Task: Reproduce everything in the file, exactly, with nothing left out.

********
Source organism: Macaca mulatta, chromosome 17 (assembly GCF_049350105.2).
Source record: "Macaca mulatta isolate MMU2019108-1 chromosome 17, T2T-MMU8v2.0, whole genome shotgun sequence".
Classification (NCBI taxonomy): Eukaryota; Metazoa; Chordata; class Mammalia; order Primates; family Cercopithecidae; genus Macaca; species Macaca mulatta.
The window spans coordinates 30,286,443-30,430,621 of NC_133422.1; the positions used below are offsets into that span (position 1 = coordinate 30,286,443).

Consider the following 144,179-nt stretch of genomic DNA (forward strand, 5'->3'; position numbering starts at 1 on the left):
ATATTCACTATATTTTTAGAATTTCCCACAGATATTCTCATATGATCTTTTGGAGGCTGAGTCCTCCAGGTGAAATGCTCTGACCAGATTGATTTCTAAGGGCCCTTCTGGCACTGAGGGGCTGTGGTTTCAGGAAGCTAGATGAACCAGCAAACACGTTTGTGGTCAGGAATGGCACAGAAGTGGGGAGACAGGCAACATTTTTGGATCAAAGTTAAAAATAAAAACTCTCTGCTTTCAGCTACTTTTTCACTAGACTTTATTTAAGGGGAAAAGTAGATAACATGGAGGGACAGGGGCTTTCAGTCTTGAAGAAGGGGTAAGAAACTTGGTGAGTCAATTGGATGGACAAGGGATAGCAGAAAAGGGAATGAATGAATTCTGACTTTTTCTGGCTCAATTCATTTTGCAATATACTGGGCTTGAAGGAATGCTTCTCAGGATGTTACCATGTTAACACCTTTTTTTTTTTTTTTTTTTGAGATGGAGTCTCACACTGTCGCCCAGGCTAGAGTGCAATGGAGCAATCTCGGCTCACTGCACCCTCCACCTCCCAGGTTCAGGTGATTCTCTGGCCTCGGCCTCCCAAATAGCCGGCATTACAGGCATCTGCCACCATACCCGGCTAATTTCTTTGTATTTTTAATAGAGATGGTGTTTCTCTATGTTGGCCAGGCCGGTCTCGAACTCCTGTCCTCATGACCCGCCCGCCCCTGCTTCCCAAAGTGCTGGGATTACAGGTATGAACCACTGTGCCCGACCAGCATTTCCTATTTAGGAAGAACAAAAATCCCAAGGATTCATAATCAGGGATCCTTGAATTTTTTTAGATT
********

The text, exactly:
Source organism: Macaca mulatta, chromosome 17 (assembly GCF_049350105.2).
Source record: "Macaca mulatta isolate MMU2019108-1 chromosome 17, T2T-MMU8v2.0, whole genome shotgun sequence".
Classification (NCBI taxonomy): Eukaryota; Metazoa; Chordata; class Mammalia; order Primates; family Cercopithecidae; genus Macaca; species Macaca mulatta.
The window spans coordinates 30,286,443-30,430,621 of NC_133422.1; the positions used below are offsets into that span (position 1 = coordinate 30,286,443).

Consider the following 144,179-nt stretch of genomic DNA (forward strand, 5'->3'; position numbering starts at 1 on the left):
ATATTCACTATATTTTTAGAATTTCCCACAGATATTCTCATATGATCTTTTGGAGGCTGAGTCCTCCAGGTGAAATGCTCTGACCAGATTGATTTCTAAGGGCCCTTCTGGCACTGAGGGGCTGTGGTTTCAGGAAGCTAGATGAACCAGCAAACACGTTTGTGGTCAGGAATGGCACAGAAGTGGGGAGACAGGCAACATTTTTGGATCAAAGTTAAAAATAAAAACTCTCTGCTTTCAGCTACTTTTTCACTAGACTTTATTTAAGGGGAAAAGTAGATAACATGGAGGGACAGGGGCTTTCAGTCTTGAAGAAGGGGTAAGAAACTTGGTGAGTCAATTGGATGGACAAGGGATAGCAGAAAAGGGAATGAATGAATTCTGACTTTTTCTGGCTCAATTCATTTTGCAATATACTGGGCTTGAAGGAATGCTTCTCAGGATGTTACCATGTTAACACCTTTTTTTTTTTTTTTTTTTGAGATGGAGTCTCACACTGTCGCCCAGGCTAGAGTGCAATGGAGCAATCTCGGCTCACTGCACCCTCCACCTCCCAGGTTCAGGTGATTCTCTGGCCTCGGCCTCCCAAATAGCCGGCATTACAGGCATCTGCCACCATACCCGGCTAATTTCTTTGTATTTTTAATAGAGATGGTGTTTCTCTATGTTGGCCAGGCCGGTCTCGAACTCCTGTCCTCATGACCCGCCCGCCCCTGCTTCCCAAAGTGCTGGGATTACAGGTATGAACCACTGTGCCCGACCAGCATTTCCTATTTAGGAAGAACAAAAATCCCAAGGATTCATAATCAGGGATCCTTGAATTTTTTTAGATT